Love And Perseverance In Cormac Mccarthy's The Road

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Fire – Love and Perseverance Nothing is stronger than the love shared by father and son. In Cormac McCarthy’s The Road, the father and son are traveling to the south after a nuclear war, and all they have are the clothes on their back and the thought that they need to keep “carrying the fire.” The term “carrying the fire” is McCarthy’s way of saying that they need to persevere. The “fire” inside of them is their strength, pushing them to carry on their journey to the south. The “fire” is also the love they feel for each other, and throughout the novel, they show it without having to say it. The “fire” is not only perseverance and love, but also each other. “Carrying the fire” is just another way to say that both need the other in order to survive - the father would not be able to live without the boy, and the boy would not choose to live without the father. Mentioned multiple times throughout the novel the phrase “carrying the fire”, is used to describe their strength and perseverance. The father and son never gave up. They kept moving and eventually made it to the coast. “Then they came upon it from a turn in the road and they stopped and stood with the salt blowing in their hair... Out there was the gray beach with the slow combers rolling... Like the desolation of some alien sea…show more content…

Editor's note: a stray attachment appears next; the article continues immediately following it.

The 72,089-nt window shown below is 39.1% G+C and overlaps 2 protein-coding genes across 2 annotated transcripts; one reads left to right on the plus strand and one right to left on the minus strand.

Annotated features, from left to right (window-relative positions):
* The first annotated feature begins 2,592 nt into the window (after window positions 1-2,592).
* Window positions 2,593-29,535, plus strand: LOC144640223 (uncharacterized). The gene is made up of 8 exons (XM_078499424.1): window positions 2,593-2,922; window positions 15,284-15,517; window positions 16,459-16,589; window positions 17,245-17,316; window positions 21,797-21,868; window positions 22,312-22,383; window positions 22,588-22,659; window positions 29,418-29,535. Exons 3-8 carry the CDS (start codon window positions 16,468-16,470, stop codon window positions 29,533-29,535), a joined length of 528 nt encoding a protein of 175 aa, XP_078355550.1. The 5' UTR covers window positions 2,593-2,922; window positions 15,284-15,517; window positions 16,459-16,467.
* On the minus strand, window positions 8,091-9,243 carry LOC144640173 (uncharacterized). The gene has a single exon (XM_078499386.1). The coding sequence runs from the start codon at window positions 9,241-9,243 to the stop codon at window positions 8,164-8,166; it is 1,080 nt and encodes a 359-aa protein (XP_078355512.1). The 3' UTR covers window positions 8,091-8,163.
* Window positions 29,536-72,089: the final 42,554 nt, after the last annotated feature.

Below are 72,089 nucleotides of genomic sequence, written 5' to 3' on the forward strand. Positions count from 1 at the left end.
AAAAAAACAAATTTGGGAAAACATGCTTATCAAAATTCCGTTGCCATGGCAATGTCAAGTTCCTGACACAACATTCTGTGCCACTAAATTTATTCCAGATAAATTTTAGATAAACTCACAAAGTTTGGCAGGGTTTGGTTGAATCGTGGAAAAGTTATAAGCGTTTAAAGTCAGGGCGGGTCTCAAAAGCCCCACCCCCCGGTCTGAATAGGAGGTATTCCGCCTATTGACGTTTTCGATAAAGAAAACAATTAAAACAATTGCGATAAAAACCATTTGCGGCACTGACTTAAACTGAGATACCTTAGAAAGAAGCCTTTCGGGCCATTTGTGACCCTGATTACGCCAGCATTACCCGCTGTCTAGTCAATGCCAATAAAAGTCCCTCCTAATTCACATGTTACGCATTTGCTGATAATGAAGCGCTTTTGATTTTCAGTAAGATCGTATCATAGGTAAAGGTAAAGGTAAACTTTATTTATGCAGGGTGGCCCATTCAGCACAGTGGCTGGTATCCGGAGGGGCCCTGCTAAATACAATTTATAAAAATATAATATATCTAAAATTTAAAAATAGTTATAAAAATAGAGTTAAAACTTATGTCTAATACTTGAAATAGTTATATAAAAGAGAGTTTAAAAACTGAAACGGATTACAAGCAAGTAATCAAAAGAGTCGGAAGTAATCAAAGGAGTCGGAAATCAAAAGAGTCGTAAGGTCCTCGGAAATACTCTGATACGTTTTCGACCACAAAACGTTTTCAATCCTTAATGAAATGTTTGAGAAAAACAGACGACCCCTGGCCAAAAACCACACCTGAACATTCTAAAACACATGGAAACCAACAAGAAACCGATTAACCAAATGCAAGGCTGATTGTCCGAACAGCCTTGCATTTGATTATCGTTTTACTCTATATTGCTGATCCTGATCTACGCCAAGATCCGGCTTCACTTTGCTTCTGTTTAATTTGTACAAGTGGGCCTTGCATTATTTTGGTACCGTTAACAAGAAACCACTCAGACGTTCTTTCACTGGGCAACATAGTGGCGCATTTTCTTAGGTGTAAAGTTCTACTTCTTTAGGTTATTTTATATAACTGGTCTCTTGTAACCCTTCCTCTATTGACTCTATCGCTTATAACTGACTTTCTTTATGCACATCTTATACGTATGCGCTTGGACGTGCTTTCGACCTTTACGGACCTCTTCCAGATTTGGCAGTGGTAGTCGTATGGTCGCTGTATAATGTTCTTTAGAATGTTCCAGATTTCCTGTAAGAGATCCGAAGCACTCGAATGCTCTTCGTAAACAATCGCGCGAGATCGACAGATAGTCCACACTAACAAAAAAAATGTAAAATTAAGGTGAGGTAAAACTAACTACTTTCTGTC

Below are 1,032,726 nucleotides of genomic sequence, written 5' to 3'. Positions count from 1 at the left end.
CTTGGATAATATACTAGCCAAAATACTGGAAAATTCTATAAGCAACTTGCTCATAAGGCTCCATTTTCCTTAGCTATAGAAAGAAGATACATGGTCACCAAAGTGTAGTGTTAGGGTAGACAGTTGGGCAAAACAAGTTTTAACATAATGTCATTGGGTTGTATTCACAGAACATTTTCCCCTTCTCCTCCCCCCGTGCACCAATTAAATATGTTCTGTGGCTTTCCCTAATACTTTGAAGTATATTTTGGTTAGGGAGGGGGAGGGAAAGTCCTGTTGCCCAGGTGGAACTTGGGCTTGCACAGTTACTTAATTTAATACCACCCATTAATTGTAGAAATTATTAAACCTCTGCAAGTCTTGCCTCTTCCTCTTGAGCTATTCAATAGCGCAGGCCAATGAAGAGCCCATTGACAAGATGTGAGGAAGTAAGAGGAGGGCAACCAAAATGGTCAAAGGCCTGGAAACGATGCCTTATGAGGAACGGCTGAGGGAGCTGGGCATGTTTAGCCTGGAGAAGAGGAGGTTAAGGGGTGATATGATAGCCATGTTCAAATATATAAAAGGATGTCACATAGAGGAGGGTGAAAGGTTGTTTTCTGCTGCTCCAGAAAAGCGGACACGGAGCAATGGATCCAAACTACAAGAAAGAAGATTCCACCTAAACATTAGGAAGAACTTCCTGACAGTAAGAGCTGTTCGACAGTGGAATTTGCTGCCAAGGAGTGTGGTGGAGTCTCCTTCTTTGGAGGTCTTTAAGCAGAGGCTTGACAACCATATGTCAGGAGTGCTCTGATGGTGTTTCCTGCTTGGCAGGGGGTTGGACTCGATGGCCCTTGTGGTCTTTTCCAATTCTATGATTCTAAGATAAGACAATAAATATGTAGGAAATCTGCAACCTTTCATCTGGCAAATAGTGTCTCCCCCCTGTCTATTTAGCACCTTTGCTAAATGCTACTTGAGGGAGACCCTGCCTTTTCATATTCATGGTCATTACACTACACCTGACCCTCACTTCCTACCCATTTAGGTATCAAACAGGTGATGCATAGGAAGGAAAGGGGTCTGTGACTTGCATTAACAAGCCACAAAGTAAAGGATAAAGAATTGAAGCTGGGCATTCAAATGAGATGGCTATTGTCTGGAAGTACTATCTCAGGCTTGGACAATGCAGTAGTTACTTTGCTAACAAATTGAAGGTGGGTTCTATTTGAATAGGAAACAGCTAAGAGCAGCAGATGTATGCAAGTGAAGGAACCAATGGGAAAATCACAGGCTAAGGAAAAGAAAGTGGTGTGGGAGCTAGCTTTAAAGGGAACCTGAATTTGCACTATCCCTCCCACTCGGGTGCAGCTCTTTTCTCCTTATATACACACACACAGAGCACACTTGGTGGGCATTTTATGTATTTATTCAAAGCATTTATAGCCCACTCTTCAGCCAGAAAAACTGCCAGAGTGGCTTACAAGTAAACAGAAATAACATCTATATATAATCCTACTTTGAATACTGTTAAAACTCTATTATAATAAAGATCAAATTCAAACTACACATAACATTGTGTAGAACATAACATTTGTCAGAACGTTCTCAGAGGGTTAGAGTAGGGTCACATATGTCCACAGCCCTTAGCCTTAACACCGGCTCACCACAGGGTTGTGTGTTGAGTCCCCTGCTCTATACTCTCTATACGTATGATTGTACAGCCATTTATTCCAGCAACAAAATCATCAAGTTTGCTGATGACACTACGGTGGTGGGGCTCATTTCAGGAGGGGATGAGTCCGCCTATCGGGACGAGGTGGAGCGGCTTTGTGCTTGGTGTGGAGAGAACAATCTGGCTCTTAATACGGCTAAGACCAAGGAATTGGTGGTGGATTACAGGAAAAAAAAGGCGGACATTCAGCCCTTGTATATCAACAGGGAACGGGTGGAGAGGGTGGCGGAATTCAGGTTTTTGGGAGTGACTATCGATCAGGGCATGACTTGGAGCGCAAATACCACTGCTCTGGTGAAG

The father and son need to make their way to the south during the aftermath of a nuclear war that wipes out civilization. The father and son share an extremely powerful bond that gives them the strength each other needs to keep going. Love, perseverance, and strength; all words used to describe the phrase “carrying the fire.” The boy’s last words to his father before leaving him are “I’ll talk to you everyday…And I wont forget. No matter what” (286). The boy is telling his father that he will continue to “carry the fire” and that he will never forget him even though he will no longer be with
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